On appeal from Superior Court of New Jersey, Law Division, Essex County, Docket No. LT-23917-11.
NOT FOR PUBLICATION WITHOUT THE APPROVAL OF THE APPELLATE DIVISION
Argued September 19, 2012
Before Judges Messano and Kennedy.
Defendant appeals from the Special Civil Part's denial of his application to vacate a default judgment removing him from his apartment at plaintiff's federally subsidized premises in Newark. For reasons set forth hereinafter, we reverse the court's order denying his application to vacate, and we remand this matter to the trial court for a hearing on the application.
We discern the facts from the record provided to us. Defendant had been a tenant in plaintiff's apartment building since July 1, 2005, under a written lease. On August 1, 2011, plaintiff filed a complaint to evict defendant for non-payment of rent in the amount of $881 due on July 1, 2011. The summons was apparently served on defendant on August 23, 2011, and the summons explicitly stated that the matter would be heard by the court on September 1, 2011.
Defendant failed to appear on September 1, 2011, and a default was entered against him. Plaintiff thereafter filed a certification, and a judgment for possession and a warrant of removal were issued on September 8, 2011. On September 30, 2011, defendant, acting pro se, made application to vacate the default judgment and the court issued an "order to show cause" returnable October 12, 2011. No copy or description of the terms of this order have been provided by the parties and no transcript of any hearing, which may have preceded the issuance of the order, has been provided.
The parties appeared in court on October 12, 2011, and the judge, at that time, expressed concern about plaintiff's calculation of the rent allegedly due.*fn1 The judge then adjourned the matter to October 20, 2011, at 9:00 a.m., and gave defendant a written notice of the time, date and place of the continued hearing.
Plaintiff appeared with counsel and witnesses on October 20, 2011, at 9:00 a.m. Defendant failed to appear and, at 11:30 a.m., the judge vacated the order to show cause, which allowed plaintiff to proceed with the warrant for removal. However, at 4:00 p.m., defendant appeared before the judge and stated he "was sick" due to his kidney disease and "just came from hospital." The judge then called plaintiff's counsel and advised him of defendant's presence in court.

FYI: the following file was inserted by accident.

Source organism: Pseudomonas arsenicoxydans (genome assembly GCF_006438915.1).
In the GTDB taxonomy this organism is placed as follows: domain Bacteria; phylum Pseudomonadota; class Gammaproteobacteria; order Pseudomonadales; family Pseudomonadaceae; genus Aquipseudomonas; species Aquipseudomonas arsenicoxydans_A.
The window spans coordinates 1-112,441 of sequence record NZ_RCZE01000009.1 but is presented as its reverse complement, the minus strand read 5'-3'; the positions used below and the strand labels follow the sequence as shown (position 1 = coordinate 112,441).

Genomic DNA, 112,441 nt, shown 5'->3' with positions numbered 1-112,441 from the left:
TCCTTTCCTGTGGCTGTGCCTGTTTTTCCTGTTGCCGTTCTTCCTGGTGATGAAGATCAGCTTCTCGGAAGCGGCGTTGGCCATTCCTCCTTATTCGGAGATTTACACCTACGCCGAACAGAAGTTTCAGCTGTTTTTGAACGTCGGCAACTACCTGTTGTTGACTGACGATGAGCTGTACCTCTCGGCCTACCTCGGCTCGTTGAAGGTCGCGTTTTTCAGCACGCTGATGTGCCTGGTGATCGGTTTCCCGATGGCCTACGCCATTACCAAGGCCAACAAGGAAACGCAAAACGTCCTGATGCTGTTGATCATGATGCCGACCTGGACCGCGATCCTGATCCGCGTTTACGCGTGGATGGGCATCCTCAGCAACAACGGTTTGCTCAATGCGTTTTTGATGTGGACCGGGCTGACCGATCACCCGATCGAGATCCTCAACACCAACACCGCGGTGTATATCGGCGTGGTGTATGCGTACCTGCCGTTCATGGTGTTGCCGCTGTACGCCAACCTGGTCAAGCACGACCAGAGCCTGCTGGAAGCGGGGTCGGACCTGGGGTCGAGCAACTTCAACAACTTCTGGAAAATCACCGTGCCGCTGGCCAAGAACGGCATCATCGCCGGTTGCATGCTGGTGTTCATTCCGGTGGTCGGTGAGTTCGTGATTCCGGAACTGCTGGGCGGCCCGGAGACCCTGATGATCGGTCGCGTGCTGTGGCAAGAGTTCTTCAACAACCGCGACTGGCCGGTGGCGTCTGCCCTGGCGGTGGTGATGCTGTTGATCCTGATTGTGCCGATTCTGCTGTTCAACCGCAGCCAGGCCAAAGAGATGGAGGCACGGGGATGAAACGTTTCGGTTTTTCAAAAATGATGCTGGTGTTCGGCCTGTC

The judge thereafter allowed defendant and plaintiff's counsel to put their positions on the record, with plaintiff's counsel on speaker phone. Defendant reiterated that he had been ill with a "medical condition", and that he had tried "last week" to speak with plaintiff's agent to explain why he did not owe the claimed rent, but the agent "doesn't want to help."
Plaintiff's counsel stated that he had been in court earlier that day with two of plaintiff's representatives, and that plaintiff "denied that there was ever such a meeting [with defendant]." He further represented that his witnesses "would have explained" to the court that defendant's rent was $881 per month because defendant's father was an "ineligible alien" living in the apartment and federal regulations required payment of a "pro rata rent" in such a circumstance.
The judge then declared that, "I think at this time, at this posture of the case . . . I simply have to go with the eight eighty-one [.]" When defendant stated that he did not have money to pay that sum, and that, in any event, his father had left the apartment in May, the judge denied defendant's application. The judge added that defendant had not appeared that morning and "I'm not going to let you come in several hours later."
Defendant thereafter appeared before the court on several occasions through November 4, 2011, but was unable to secure any relief except for an order for "orderly removal" allowing plaintiff to remain on the property through November 14, 2011, and to remove his belongings by that time. This appeal followed.
Motions to vacate default judgments "should be viewed with great liberality, and every reasonable ground for indulgence is tolerated to the end that a just result is reached." Marder v. Realty Constr. Co., 84 N.J. Super. 313, 319 (App. Div.), aff'd 43 N.J. 508 (1964); see also Prof'l Stone, Stucco & Siding Applicators, Inc. v. Carter, 409 N.J. Super. 64, 68 (App. Div. 2009). The court "should be guided by equitable principles in ...